In 1947, the first documented discovery of the Zika virus occurred. 80% of infected people do not know they have contracted the virus as the symptomology is generally mild. There is a heightened level of investigation to determine if a causal link exists between the Zika virus infections and the fetal malformations and cases of Guillain-Barré syndrome.
EUROIMMUN AG, a manufacturing company in Germany, has developed the first complete test package for the serological detection of the Zika virus (ELISA and indirect immunofluorescence tests to determine IgM and IgG antibodies). The test can detect current and past infection of the virus, and can be used for rapid screening in outbreak scenarios. The tests will be implemented shortly in studies at Fiocruz which is an institute associated with the Brazilian Health Ministry.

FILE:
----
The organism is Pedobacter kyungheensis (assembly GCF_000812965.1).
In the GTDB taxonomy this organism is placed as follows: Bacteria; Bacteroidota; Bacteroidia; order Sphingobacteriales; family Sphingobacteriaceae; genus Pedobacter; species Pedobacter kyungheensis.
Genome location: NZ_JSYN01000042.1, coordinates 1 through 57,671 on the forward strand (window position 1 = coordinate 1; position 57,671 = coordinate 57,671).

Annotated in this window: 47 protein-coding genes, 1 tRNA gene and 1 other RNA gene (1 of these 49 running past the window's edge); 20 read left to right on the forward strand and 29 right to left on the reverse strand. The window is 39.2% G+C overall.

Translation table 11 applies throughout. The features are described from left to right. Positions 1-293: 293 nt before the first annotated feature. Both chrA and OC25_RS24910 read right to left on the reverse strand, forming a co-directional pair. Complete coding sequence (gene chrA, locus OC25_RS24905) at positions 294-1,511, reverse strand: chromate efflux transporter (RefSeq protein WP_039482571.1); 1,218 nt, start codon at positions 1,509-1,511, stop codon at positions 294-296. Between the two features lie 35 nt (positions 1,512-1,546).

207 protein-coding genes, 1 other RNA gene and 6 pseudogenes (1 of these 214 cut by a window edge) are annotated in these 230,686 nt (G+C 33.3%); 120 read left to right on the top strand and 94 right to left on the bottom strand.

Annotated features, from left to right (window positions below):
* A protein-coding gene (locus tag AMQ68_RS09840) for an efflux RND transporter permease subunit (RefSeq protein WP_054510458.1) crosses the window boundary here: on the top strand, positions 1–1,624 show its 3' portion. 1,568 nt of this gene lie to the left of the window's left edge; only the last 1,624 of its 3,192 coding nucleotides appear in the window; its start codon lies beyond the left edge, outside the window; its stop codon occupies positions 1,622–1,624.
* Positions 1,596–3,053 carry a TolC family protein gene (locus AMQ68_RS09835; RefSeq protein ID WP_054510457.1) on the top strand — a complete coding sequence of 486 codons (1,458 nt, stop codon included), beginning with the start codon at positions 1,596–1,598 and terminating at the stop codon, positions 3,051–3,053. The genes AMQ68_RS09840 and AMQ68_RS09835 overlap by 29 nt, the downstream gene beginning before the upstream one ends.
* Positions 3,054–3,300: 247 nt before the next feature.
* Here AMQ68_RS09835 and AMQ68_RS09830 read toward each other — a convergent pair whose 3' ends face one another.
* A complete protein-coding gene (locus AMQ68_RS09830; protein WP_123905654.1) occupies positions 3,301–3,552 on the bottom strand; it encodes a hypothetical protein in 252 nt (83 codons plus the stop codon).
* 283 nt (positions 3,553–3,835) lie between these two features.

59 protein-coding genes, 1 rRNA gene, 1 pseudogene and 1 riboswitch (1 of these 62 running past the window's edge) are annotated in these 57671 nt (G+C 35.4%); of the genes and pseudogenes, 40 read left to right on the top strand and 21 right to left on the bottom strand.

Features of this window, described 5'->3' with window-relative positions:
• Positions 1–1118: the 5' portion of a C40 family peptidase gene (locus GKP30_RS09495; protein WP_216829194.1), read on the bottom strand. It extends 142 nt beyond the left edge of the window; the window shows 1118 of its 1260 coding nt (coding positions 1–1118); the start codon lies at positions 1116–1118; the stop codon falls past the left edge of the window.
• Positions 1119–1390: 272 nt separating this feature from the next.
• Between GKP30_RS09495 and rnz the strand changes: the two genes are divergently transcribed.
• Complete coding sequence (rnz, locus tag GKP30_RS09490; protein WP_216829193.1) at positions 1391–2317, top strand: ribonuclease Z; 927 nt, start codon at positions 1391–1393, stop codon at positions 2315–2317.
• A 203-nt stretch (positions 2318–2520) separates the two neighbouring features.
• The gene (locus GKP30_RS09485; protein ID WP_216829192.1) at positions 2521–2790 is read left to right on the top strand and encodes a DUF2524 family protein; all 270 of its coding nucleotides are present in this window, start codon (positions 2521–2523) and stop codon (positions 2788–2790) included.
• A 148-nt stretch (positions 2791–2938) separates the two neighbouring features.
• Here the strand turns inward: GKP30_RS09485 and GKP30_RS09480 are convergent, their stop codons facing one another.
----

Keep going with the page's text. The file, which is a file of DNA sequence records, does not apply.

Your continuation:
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Quote: “We’re always a step behind the next disease that emerges from the jungle or the hinterland…With a universal diagnostic such as this, we’ll be prepared for the next infectious threat – no matter what it is”, states Dr. Charles Chiu, an associate professor of Laboratory Medicine and director of the UCSF-Abbott Viral Diagnostics and Discovery Center.
Traditionally, clinicians and scientists have created virus tests using a one to one ratio, a “one bug, one test” formula. On a small scale, such as the hospital setting for a typical patient, these uniform tests may be beneficial as they limit the patient to unnecessary diagnostics. However, during large scale outbreaks, these tests cannot adopt or be created fast enough to deal with new viral threats. Manufactured by Oxford Nanopore Technologies, a new technique called “nanopore sequencing” uses a genetic sequencer and laptop software via the usb port to operate. This potentially field friendly device, provides analysis for multiple known pathogens within minutes of a single sample being loaded, including viruses, bacteria, fungi, and parasites known or unknown. Investigators will be travelling to South America, West Africa and the Caribbean to implement and test the technology in the field.